Salient to Investors:

The euro has strengthened 4.6 percent in 2013, the most among 10 developed-market currencies, indicating revealing how far Draghi is falling behind in the foreign-exchange wars. The gain shows investors are confident that Draghi et al are doing enough to hold the euro region together, but threatens the ability of member nations to export their way out of recession.

David Bloom at HSBC said the euro is confounding all its critics once again as Draghi had a dabble in the war and everyone else is cutting rates or intervening, and seeing their currencies weaken.

Strategists expects the euro to end Q1 2014 at $1.27. The OECD says the euro is 7.2 percent too strong against the dollar based on relative costs of goods and services.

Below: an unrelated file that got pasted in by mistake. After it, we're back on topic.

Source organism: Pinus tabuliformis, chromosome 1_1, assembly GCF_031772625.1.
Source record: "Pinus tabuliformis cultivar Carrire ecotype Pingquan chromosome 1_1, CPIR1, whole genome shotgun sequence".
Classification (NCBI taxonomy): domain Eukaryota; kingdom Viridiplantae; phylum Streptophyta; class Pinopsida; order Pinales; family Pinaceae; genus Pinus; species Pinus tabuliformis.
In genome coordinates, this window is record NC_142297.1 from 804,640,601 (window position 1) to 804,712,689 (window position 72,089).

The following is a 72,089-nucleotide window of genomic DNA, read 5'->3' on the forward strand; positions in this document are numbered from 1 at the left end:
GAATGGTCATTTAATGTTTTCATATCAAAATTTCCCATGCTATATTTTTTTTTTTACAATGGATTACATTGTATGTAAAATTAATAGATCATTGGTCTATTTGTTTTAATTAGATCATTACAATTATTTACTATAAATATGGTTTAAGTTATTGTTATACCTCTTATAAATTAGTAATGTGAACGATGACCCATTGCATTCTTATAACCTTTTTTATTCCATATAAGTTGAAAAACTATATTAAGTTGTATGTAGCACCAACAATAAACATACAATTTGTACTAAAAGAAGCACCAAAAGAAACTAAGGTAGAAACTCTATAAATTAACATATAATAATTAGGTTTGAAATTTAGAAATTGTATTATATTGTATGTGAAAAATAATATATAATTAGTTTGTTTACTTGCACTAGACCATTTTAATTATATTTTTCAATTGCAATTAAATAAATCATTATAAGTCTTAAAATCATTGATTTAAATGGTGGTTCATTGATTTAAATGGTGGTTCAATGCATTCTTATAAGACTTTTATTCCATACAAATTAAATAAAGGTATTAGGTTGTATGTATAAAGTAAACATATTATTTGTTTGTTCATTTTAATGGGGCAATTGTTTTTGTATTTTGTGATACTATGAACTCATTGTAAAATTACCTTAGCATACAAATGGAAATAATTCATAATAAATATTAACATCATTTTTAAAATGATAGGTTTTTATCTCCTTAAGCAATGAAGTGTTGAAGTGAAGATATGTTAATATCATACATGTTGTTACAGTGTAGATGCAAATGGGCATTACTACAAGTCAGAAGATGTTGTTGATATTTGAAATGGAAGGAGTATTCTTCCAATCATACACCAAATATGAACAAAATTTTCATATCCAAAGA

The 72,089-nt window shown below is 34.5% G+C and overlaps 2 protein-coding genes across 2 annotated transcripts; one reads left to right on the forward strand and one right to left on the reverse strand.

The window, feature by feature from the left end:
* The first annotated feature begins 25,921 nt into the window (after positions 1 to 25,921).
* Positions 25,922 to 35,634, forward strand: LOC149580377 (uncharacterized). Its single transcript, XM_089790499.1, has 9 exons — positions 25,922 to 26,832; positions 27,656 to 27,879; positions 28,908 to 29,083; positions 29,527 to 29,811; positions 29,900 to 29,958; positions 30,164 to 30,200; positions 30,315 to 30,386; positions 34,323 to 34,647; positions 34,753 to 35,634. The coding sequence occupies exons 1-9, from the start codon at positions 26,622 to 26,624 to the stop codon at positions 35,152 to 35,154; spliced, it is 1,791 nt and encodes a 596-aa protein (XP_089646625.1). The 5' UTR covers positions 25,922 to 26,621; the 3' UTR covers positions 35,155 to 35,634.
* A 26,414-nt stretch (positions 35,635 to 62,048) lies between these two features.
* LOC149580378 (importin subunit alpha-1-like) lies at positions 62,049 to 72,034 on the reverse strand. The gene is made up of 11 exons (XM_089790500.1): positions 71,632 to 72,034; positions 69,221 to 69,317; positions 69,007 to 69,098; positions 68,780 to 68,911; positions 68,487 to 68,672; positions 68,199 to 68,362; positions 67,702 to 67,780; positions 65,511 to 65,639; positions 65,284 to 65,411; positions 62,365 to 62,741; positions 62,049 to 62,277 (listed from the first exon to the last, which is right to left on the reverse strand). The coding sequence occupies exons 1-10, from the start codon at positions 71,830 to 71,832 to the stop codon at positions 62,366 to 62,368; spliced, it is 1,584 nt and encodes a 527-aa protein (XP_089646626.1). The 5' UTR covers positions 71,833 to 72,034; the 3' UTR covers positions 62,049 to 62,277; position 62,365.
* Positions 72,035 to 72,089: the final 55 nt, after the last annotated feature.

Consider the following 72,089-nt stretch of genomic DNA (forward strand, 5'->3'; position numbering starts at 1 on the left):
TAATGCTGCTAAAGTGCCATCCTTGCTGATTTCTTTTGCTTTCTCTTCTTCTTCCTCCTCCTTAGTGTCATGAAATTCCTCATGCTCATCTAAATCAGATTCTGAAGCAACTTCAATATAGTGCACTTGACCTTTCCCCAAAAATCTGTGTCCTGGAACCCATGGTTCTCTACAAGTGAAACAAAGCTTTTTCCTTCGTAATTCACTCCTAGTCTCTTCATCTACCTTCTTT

Stephen Jen at SLJ Macro Partners says the euro’s strength has made him reluctant to sell the currency, despite it being overpriced based on the performance of the economy. Jen said the ECB has been harder to read than the Fed, the BOJ or the BOE, and the euro is agitating to push lower though not as far as to its reasonable level of $1.17.

Bill Street at State Street Global Advisors said as risky assets do well, the euro does well and its strength can continue.

Vincent Chaigneau at Societe General says the weak economy will weigh on the euro and force the central bank to take more measures, and is recommending selling the euro against the US and Australian dollars. Chaigneau said the euro’s rise is not welcome when the economy is lagging and is unsustainable and fundamentally makes no sense.

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